Page:United States Statutes at Large Volume 29.djvu/38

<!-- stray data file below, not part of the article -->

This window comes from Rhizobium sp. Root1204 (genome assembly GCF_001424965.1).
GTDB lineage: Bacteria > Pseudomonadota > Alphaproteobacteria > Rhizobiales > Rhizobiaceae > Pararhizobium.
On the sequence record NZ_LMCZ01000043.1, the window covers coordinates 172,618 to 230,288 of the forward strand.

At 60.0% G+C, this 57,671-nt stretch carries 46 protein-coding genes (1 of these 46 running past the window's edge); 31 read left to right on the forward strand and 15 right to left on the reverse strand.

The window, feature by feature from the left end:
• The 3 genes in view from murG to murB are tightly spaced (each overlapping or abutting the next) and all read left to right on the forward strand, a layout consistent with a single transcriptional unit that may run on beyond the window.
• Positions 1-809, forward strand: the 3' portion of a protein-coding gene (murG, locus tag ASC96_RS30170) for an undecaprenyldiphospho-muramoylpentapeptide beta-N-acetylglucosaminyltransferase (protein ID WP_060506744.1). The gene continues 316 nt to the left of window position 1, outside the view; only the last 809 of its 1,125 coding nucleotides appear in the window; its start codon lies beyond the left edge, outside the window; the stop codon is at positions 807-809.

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8 FIFTY-FOURTH CONGRESS. Sess. I. Ons. 22, 23. 1896. February 18, 1896. QHAP. 22.—An Act To amend section thirteen hundred and nine, Revised Stat- ’—_""""’" utes, providing a chaplain for the Military Academy. Be it enacted by the Senate and House of Representatives of the United Military sammy. States of America in Congress assembled, That so much of section thirteen .,1,€,S,§X§II.{§,",§;’Q§S§f hundred and nine of the Revised Statutes of the United States as pro- ¤¤r>¤¤i¤¤· vides for the appointment at the United States Military Academy at 2z¥”...EQmiQ°?1Z 1m' p` West Point of “ one chaplain, who shall also be professor of history, geography, and ethics, and one assistant professor of the same/’ IS 5;*:**,:,u to be aP_ hereby repealed, Provided, That the duties of Chaplam at the Military poimii. Academy shall hereafter be performed by a clergyman to be appointed T°""· *"V· °°°· by the President for a term of four years, and the said chaplain shall be eligible for re-appointment for an additional term or terms and shall, while so serving, receive the same pay and allowances as are now allowed to a captain mounted. Approved, February 18, 1896. F¤bY¤¤'Y N 1896- CHAP. 23.-An Act To incorporate The National Society of the Daughters of the W American Revolution. ‘ Be it enacted by the Senate and House of Representatives of the United Th¤N¤¤i<>¤¤1S·>¤i¤w States of America in Congress assembled, That Mary Park Foster (Mrs. goggindguzzgiiblizzsdhf John W. Foster), of Indiana; Mary Virginia Ellet Cabell (Mrs. William ¤<;¤;;g¤¤g>_?{•$r*j*· D. Cabell), of Virginia; Helen Mason Boynton (Mrs. Henry V, Boyn- °°°ton), of Ohio; Henrietta Grcely (Mrs. A. W. Greely), of Washington, District of Columbia; Lelie Dent Saint Clair (Mrs. F. O. Saint Clair), of Maryland; Regina M. Knott (Mrs. A. Leo Knott), of Maryland; Sara Agnes Rice Pryor (Mrs. Roger A. Pryor), of New York; Sarah Ford Judd Goode (Mrs. G. Brown Goode), of Washington, District of Columbia; Mary Desha, of Kentucky; Sue Virginia Field (Mrs. Stephen J. Field), of California; Sallie Kennedy Alexander (Mrs. Thomas Alexander), of Washington, District of Columbia; Rosa Wright Smith, of Washington, District of Columbia; Sarah C. J. Hagan (Mrs. Hugh Hagan), of Georgia; Mary Stiner Putnam (Mrs. John Risley Putnam), of New York; Mary Leighton Shields (Mrs. George H. Shields), of Missouri; Ellen Hardin Walworth, of New York; Mary E. MacDonald (Mrs. Marshall MacDonald), of Virginia; Eugenia Washington, of Virginia; Alice M. Clarke (Mrs. A. Howard Clarke), of Massachusetts; Clara Barton, of Wasliington, District of Columbia; Mary S. Lockwood, of Washington, District of Columbia; Frances B. Hamlin (Mrs. Tennis S. Hamlin), of Washington, District of Columbia; Martha C.B.Clarke (Mrs. Arthur E. Clarke), of New Hampshire; Lucia E. Blount (Mrs. Henry Blount), of Indiana; Jennie A. O. Keim (Mrs. Randolph De B. Keim), of Connecticut; Louise Ward McAllister, of New York; Effie Ream Osborne (Mrs. Frank Stuart Osborne), of Illinois; Marie Devereux, of Wllashington, District of Columbia; Belinda 0. Wilbom· (Mrs. Joshua Wilbour), of Rhode Island; Georgina E. Shippen (Mrs. W. W. Shippen), of New Jersey; Julia K. Hogg (Mrs. N. B. Hogg), of Pennsylvania; Katherine C. Breckinridge (Mrs. Clifton R. Breckinridge), of Arkansas; Sara Isabella Hubbard (Mrs. Adolphns S. Hubbard), of California; Mary L. D. Putnam (Mrs. Charles E. Putnam), of Iowa; Delia Clayborne Buckner (Mrs. Simon B. Buckner), of Kentucky; Emily Marshall Eliot (Mrs. Samuel Eliot), of Massachusetts; Lucy Grey Henry (Mrs. \Villiam Wirt Henry), of Virginia; Elizabeth Blair Lee, of Mary- land, Mrs. Francis P. Burrows (Mrs. Julius C. Burrows), Mrs. Mary H. McMillan (Mrs. James McMillan), Mrs. Emma Gregory Hull (Mrs. J. A. T. Hull), Mrs. Mary B. K. Washington (Mrs. Joseph Washington), and their associates and successors, are hereby created a body corporate and politic, in the District of Columbia, by the name of The National P¤*’P°°°°· Society of the Daughters of the American Revolution, for patriotic, historical, and educational purposes, to perpetuate the memory and